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James Shigeta Poster

Biography

Jump to: Overview (4) | Mini Bio (1) | Trivia (9) | Personal Quotes (2)

Overview (4)

Date of Birth 17 June 1929Honolulu, Oahu, Hawaii, USA
Date of Death 28 July 2014Beverly Hills, California, USA  (pulmonary failure)
Birth NameJames Saburo Shigeta
Height 5' 9½" (1.77 m)

Mini Bio (1)

Hawaiian-born James Shigeta was, for a time, the biggest East Asian U.S. star the country had known for decades. His up-and-down career reflected the country's changing interest in films with East Asian themes, but, when called upon, he filled both A-movie starring roles and minor T.V. guest appearances with the same cool and classy style. An aspiring song-and-dance man early in his career, he had a series of romantic leading roles in the late fifties, culminating in his most important one, the lead in Ross Hunter's glitzy production of Rodgers and Hammerstein's musical, Flower Drum Song (1961). Supporting parts followed, his last showy turn coming again from Ross Hunter, with star billing and his own production number in the ill-fated musical remake of Lost Horizon (1973). Along the way, there have been many notable T.V. guest appearances showcasing Shigeta's facility with both sympathetic and villainous roles. His status as the foremost East Asian leading man of twentieth century U.S. film will endure undiminished by an erratic career.

- IMDb Mini Biography By: David Durrett

Trivia (9)

One of six children born to a Honolulu contractor, he was educated at New York University where he majored in English.
Discovered as a singer by TV's Ted Mack & the Original Amateur Hour (1948), where he won first place and an annual scholarship prize. This led to Vegas and nightclub appearances. Pat Boone and Ann-Margret are other celebrities who benefited from Ted Mack's popular show.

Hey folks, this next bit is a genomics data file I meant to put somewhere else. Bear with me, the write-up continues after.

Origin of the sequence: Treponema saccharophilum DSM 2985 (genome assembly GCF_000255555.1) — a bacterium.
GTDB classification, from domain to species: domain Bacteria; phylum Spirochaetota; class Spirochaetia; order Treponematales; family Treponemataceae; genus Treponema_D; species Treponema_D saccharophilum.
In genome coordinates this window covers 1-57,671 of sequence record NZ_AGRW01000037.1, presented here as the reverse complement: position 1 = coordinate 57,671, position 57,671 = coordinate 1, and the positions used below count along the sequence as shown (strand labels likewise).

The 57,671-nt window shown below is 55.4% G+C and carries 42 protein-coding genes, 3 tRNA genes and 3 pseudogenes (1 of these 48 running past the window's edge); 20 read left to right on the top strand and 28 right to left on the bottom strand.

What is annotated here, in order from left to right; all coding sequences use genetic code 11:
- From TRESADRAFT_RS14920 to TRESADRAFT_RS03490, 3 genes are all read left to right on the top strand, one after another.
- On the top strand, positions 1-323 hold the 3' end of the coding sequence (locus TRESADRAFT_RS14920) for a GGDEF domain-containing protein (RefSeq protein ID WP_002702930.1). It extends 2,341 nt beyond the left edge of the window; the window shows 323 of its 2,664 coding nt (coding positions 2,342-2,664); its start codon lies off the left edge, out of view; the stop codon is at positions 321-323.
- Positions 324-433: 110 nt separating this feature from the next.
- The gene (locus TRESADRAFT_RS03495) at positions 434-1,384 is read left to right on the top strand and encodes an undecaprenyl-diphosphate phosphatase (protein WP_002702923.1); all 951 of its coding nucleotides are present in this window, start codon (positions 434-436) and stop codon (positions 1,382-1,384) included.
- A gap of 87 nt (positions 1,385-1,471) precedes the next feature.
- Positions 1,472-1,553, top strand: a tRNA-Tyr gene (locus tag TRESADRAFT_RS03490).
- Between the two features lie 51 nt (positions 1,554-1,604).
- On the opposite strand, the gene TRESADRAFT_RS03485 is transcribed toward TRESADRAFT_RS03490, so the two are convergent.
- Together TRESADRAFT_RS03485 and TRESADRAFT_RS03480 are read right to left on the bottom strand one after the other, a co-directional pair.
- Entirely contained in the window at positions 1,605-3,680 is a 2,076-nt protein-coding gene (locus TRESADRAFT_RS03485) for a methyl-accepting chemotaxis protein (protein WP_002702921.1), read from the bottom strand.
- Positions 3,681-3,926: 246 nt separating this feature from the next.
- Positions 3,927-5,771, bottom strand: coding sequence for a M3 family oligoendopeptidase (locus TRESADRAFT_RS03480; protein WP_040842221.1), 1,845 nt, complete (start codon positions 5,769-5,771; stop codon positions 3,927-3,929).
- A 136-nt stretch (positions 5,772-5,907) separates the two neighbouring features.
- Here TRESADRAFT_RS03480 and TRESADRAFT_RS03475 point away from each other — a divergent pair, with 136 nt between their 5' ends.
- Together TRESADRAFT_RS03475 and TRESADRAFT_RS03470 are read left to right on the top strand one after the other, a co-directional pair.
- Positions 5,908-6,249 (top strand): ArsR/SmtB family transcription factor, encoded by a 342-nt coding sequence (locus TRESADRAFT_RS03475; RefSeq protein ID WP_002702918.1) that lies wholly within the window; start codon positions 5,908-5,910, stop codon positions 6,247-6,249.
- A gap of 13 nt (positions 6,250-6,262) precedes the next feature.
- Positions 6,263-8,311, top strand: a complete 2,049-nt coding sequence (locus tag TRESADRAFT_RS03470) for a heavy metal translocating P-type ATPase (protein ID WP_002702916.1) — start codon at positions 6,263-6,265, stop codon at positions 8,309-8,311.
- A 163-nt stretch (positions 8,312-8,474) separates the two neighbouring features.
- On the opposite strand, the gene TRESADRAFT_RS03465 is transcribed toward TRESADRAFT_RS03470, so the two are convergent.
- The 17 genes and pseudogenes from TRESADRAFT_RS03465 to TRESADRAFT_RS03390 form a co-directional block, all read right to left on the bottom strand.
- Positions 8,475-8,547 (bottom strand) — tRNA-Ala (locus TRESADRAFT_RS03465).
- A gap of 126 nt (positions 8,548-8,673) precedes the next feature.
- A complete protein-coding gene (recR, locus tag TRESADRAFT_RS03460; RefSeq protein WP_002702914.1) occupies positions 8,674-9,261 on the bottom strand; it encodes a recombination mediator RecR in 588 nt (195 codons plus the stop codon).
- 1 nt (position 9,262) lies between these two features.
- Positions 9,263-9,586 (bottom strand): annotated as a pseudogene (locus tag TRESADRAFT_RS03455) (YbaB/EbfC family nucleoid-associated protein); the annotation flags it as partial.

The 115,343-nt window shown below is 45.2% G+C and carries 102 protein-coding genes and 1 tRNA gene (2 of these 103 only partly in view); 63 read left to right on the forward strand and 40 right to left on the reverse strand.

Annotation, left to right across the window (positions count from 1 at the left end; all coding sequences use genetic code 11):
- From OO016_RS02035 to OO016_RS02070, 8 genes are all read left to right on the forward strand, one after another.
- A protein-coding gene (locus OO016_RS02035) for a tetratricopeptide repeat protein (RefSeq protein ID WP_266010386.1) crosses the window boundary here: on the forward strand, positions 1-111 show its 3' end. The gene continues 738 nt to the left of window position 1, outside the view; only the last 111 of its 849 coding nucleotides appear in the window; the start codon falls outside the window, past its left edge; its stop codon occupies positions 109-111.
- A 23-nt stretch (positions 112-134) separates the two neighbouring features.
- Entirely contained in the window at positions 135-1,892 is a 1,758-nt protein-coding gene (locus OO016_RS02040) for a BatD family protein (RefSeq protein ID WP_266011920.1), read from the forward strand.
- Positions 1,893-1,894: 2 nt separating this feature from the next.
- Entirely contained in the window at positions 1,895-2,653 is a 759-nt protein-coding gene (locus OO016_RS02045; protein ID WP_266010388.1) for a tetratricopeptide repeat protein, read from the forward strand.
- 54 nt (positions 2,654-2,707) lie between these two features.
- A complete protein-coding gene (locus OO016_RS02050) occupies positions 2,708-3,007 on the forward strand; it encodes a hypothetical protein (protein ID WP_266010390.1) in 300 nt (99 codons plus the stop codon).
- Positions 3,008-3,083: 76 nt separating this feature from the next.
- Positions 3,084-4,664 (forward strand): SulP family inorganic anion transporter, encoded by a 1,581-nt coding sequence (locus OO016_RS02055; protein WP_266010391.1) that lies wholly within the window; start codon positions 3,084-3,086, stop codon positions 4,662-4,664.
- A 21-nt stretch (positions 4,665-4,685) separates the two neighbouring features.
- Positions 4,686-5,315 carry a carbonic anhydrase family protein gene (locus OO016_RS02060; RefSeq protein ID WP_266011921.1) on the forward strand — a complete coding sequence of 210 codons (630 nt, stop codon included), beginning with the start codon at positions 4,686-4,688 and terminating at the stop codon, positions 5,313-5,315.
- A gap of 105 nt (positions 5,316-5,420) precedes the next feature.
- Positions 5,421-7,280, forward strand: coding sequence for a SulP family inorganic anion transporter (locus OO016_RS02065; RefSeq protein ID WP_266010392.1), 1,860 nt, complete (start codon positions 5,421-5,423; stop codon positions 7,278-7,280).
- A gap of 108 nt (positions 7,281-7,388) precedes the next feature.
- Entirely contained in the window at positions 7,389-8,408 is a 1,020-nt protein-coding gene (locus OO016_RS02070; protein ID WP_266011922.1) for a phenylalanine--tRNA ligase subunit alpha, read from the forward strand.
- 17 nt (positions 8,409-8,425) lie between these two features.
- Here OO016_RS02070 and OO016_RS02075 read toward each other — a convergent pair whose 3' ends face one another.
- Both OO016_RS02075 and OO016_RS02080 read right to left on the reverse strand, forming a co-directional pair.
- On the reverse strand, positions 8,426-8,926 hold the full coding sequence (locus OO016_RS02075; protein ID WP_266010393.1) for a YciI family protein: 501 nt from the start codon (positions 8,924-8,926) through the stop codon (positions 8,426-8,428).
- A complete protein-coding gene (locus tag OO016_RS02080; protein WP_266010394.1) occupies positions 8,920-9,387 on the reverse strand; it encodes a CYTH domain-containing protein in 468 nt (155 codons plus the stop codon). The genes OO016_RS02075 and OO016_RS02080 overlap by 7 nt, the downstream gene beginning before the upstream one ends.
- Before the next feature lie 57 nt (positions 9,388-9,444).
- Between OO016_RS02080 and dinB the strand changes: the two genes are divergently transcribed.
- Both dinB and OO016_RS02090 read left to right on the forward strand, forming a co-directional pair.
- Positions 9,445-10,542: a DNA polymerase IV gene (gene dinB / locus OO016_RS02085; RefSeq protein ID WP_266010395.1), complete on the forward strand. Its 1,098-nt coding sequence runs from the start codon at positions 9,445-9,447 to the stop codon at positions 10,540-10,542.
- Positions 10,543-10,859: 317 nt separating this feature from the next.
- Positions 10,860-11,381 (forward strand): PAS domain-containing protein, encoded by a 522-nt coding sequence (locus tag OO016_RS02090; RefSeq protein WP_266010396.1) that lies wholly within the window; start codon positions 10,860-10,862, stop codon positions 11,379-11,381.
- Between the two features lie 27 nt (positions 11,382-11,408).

Speaks fluent Japanese, French and Italian.
The first Asian-American to crack the old Hollywood studio star system, albeit briefly, groomed as a romantic leading man.
On April 18, 2005, he was awarded a Visionary Award from East West Players, the nation's premier Asian American theatre organization.
Chosen by Goldsea Asian American Daily as one of the "100 Most Inspiring Asian Americans of All Time".
His publicist was Jeffrey Leavitt.
Upon his death, he was cremated and his ashes were scattered into the pacific ocean.
The Monday, September 1, 2014, issue of the Honolulu Star-Advertiser reported by Rob Shikina that services were held on Sunday, August 31, 2014, at Hosoi Garden Mortuary in Nuuanu and also reported that "Shigeta, a Marine during the Korean War, will be inurned in a private ceremony Tuesday at the National Memorial Cemetary of the Pacific at Punchbowl".

Personal Quotes (2)

I think an actor's life is necessarily self-involved. And that's what I would like to get away from.
I have never personally referred to myself as a star. When asked I always say, 'I'm an actor, a working actor.' I think the term 'star' is a vastly overused expression. That term has been used in reference to me but it is not of my own choice.

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